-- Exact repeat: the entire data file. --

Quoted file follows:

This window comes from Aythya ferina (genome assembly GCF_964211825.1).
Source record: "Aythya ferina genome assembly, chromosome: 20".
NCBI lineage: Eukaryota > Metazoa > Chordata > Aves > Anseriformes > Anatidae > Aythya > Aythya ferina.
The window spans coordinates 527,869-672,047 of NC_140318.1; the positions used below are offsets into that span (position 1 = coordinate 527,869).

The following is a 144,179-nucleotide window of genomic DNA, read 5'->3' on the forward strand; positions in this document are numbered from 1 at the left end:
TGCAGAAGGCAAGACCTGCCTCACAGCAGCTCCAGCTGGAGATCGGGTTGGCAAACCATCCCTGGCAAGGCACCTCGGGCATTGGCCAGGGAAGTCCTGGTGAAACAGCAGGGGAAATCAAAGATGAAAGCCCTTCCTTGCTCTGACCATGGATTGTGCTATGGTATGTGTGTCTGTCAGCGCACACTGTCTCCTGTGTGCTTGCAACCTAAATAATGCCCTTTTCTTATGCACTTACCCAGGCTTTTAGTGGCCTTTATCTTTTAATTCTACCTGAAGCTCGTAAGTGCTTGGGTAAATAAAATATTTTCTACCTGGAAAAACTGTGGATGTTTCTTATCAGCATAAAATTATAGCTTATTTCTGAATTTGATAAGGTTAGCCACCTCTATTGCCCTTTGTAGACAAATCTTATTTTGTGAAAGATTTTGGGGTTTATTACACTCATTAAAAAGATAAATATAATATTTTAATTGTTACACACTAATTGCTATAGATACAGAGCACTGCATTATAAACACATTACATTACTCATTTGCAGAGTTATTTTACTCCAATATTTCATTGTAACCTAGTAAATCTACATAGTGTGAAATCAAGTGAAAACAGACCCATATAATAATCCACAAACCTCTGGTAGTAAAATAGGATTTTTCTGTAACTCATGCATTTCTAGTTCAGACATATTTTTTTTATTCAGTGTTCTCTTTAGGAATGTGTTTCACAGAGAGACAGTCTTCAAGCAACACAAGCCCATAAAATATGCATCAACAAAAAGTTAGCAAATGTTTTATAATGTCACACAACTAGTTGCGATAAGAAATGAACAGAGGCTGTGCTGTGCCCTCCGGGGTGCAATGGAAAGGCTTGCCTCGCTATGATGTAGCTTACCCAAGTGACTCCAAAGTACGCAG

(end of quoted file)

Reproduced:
This window comes from Aythya ferina (genome assembly GCF_964211825.1).
Source record: "Aythya ferina genome assembly, chromosome: 20".
NCBI lineage: Eukaryota > Metazoa > Chordata > Aves > Anseriformes > Anatidae > Aythya > Aythya ferina.
The window spans coordinates 527,869-672,047 of NC_140318.1; the positions used below are offsets into that span (position 1 = coordinate 527,869).

The following is a 144,179-nucleotide window of genomic DNA, read 5'->3' on the forward strand; positions in this document are numbered from 1 at the left end:
TGCAGAAGGCAAGACCTGCCTCACAGCAGCTCCAGCTGGAGATCGGGTTGGCAAACCATCCCTGGCAAGGCACCTCGGGCATTGGCCAGGGAAGTCCTGGTGAAACAGCAGGGGAAATCAAAGATGAAAGCCCTTCCTTGCTCTGACCATGGATTGTGCTATGGTATGTGTGTCTGTCAGCGCACACTGTCTCCTGTGTGCTTGCAACCTAAATAATGCCCTTTTCTTATGCACTTACCCAGGCTTTTAGTGGCCTTTATCTTTTAATTCTACCTGAAGCTCGTAAGTGCTTGGGTAAATAAAATATTTTCTACCTGGAAAAACTGTGGATGTTTCTTATCAGCATAAAATTATAGCTTATTTCTGAATTTGATAAGGTTAGCCACCTCTATTGCCCTTTGTAGACAAATCTTATTTTGTGAAAGATTTTGGGGTTTATTACACTCATTAAAAAGATAAATATAATATTTTAATTGTTACACACTAATTGCTATAGATACAGAGCACTGCATTATAAACACATTACATTACTCATTTGCAGAGTTATTTTACTCCAATATTTCATTGTAACCTAGTAAATCTACATAGTGTGAAATCAAGTGAAAACAGACCCATATAATAATCCACAAACCTCTGGTAGTAAAATAGGATTTTTCTGTAACTCATGCATTTCTAGTTCAGACATATTTTTTTTATTCAGTGTTCTCTTTAGGAATGTGTTTCACAGAGAGACAGTCTTCAAGCAACACAAGCCCATAAAATATGCATCAACAAAAAGTTAGCAAATGTTTTATAATGTCACACAACTAGTTGCGATAAGAAATGAACAGAGGCTGTGCTGTGCCCTCCGGGGTGCAATGGAAAGGCTTGCCTCGCTATGATGTAGCTTACCCAAGTGACTCCAAAGTACGCAG